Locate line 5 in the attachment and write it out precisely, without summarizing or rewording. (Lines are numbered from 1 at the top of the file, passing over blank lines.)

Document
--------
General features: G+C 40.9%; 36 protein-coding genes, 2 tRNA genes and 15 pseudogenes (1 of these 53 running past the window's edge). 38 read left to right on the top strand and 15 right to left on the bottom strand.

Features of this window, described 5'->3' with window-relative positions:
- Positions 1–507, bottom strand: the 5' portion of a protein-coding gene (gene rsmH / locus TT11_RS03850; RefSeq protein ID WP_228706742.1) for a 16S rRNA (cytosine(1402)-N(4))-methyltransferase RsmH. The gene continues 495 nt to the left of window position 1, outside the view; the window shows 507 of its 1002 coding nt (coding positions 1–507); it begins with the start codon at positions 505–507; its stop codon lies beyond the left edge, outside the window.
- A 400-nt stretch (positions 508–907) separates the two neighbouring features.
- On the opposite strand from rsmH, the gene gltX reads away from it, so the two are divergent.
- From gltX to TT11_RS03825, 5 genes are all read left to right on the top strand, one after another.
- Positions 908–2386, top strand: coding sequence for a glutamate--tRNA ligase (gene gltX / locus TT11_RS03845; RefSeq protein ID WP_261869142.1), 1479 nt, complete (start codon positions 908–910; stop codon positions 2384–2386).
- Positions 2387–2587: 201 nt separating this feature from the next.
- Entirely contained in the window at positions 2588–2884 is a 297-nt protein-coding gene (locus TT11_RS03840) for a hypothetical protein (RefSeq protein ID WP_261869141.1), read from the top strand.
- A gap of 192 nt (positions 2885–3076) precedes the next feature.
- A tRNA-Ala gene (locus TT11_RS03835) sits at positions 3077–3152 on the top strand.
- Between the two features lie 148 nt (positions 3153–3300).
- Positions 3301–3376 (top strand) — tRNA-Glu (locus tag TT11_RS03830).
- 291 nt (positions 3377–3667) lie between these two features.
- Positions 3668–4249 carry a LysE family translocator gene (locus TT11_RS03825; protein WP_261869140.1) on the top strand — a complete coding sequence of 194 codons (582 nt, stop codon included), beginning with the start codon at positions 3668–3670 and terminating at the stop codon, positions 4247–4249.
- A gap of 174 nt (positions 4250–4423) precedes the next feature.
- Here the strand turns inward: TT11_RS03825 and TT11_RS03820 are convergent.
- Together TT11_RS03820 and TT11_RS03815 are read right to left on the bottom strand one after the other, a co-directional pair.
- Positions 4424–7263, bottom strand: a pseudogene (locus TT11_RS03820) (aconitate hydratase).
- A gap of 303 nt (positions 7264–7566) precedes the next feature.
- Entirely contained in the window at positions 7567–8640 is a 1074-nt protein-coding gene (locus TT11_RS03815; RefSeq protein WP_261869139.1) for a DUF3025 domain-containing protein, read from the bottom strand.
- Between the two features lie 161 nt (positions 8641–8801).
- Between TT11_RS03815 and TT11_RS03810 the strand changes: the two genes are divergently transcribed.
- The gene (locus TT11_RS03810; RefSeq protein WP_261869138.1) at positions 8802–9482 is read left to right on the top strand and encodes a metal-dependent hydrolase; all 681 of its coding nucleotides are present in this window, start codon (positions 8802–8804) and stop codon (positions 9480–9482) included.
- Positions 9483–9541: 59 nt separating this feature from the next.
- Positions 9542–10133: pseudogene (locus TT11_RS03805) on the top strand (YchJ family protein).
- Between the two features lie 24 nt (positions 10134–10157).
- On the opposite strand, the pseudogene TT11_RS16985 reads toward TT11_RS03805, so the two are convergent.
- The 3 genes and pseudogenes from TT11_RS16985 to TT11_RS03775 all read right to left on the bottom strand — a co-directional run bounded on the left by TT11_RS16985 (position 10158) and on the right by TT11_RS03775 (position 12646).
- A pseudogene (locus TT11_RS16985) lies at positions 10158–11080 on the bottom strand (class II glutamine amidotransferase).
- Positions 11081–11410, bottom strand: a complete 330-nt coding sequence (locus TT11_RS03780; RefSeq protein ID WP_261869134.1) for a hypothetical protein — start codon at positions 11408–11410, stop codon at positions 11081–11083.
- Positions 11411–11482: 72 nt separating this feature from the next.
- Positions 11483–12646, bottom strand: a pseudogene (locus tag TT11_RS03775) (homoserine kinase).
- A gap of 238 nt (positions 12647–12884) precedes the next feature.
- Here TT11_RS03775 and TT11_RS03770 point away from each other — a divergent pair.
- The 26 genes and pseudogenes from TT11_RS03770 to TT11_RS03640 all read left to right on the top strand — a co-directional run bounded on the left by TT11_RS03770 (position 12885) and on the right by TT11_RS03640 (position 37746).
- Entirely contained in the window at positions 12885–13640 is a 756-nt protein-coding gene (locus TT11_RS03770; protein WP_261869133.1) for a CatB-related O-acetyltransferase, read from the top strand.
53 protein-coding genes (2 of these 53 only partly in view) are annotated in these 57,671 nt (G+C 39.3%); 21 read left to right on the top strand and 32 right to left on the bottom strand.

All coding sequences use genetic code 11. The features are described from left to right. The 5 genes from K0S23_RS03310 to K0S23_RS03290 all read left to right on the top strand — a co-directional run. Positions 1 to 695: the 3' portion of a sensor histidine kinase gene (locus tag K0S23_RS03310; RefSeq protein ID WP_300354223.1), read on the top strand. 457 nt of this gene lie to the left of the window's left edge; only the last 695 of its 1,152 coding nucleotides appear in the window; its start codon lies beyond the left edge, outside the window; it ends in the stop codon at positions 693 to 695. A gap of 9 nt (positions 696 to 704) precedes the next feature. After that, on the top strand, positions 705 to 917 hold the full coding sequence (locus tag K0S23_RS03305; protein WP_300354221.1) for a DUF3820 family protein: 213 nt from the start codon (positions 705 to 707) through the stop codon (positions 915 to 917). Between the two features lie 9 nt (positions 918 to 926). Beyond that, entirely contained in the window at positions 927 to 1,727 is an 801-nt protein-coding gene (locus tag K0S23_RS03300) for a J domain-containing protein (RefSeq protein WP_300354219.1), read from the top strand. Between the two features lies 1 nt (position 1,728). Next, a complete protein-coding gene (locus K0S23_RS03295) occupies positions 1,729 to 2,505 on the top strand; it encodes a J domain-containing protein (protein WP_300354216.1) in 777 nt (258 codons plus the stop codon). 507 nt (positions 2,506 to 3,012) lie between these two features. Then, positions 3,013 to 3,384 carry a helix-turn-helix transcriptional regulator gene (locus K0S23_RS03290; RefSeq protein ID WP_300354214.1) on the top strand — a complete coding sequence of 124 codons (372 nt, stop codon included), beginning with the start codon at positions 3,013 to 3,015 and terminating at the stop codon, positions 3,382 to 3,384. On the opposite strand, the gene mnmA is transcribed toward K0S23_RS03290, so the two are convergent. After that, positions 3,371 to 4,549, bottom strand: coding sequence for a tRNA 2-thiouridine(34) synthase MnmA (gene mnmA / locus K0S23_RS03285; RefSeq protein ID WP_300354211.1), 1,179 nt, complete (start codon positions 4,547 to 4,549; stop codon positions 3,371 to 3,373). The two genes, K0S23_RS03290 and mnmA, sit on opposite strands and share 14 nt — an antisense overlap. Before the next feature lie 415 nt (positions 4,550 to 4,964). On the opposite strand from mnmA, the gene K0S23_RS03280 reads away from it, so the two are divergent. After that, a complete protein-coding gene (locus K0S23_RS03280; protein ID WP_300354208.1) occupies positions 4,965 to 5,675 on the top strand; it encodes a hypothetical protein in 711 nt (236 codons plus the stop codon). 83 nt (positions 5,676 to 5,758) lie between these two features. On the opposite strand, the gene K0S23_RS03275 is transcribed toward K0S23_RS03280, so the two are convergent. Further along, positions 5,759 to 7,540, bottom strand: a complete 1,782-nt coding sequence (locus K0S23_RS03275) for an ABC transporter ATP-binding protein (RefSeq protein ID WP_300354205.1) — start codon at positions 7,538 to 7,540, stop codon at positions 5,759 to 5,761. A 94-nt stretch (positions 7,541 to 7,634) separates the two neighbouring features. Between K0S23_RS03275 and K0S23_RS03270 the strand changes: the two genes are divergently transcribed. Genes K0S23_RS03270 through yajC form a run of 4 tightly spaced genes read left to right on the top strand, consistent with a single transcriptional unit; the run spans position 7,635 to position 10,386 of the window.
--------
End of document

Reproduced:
- On the opposite strand from rsmH, the gene gltX reads away from it, so the two are divergent.